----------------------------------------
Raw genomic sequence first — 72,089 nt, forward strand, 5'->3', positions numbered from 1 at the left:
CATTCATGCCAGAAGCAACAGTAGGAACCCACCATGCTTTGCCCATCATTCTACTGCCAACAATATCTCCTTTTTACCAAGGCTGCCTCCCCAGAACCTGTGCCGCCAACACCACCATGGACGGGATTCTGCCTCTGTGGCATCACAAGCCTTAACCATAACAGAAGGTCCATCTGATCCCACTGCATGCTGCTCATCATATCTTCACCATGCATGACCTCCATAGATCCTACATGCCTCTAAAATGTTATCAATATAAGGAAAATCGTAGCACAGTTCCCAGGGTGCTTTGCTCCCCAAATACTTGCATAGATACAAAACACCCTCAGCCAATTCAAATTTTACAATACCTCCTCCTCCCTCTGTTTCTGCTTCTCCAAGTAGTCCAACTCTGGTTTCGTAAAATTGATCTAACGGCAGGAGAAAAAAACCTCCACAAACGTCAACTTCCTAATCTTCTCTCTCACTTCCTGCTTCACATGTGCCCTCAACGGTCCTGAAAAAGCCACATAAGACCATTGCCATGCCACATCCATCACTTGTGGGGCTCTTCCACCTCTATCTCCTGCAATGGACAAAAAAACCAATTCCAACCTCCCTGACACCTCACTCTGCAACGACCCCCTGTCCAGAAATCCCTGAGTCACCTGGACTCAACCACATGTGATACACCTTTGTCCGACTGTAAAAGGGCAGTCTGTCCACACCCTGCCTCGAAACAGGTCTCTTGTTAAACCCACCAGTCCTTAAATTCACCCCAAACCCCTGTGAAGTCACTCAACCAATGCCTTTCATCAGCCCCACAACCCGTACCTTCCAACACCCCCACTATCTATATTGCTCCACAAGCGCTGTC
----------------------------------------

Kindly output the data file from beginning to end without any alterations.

Raw genomic sequence first — 72,089 nt, forward strand, 5'->3', positions numbered from 1 at the left:
CATTCATGCCAGAAGCAACAGTAGGAACCCACCATGCTTTGCCCATCATTCTACTGCCAACAATATCTCCTTTTTACCAAGGCTGCCTCCCCAGAACCTGTGCCGCCAACACCACCATGGACGGGATTCTGCCTCTGTGGCATCACAAGCCTTAACCATAACAGAAGGTCCATCTGATCCCACTGCATGCTGCTCATCATATCTTCACCATGCATGACCTCCATAGATCCTACATGCCTCTAAAATGTTATCAATATAAGGAAAATCGTAGCACAGTTCCCAGGGTGCTTTGCTCCCCAAATACTTGCATAGATACAAAACACCCTCAGCCAATTCAAATTTTACAATACCTCCTCCTCCCTCTGTTTCTGCTTCTCCAAGTAGTCCAACTCTGGTTTCGTAAAATTGATCTAACGGCAGGAGAAAAAAACCTCCACAAACGTCAACTTCCTAATCTTCTCTCTCACTTCCTGCTTCACATGTGCCCTCAACGGTCCTGAAAAAGCCACATAAGACCATTGCCATGCCACATCCATCACTTGTGGGGCTCTTCCACCTCTATCTCCTGCAATGGACAAAAAAACCAATTCCAACCTCCCTGACACCTCACTCTGCAACGACCCCCTGTCCAGAAATCCCTGAGTCACCTGGACTCAACCACATGTGATACACCTTTGTCCGACTGTAAAAGGGCAGTCTGTCCACACCCTGCCTCGAAACAGGTCTCTTGTTAAACCCACCAGTCCTTAAATTCACCCCAAACCCCTGTGAAGTCACTCAACCAATGCCTTTCATCAGCCCCACAACCCGTACCTTCCAACACCCCCACTATCTATATTGCTCCACAAGCGCTGTC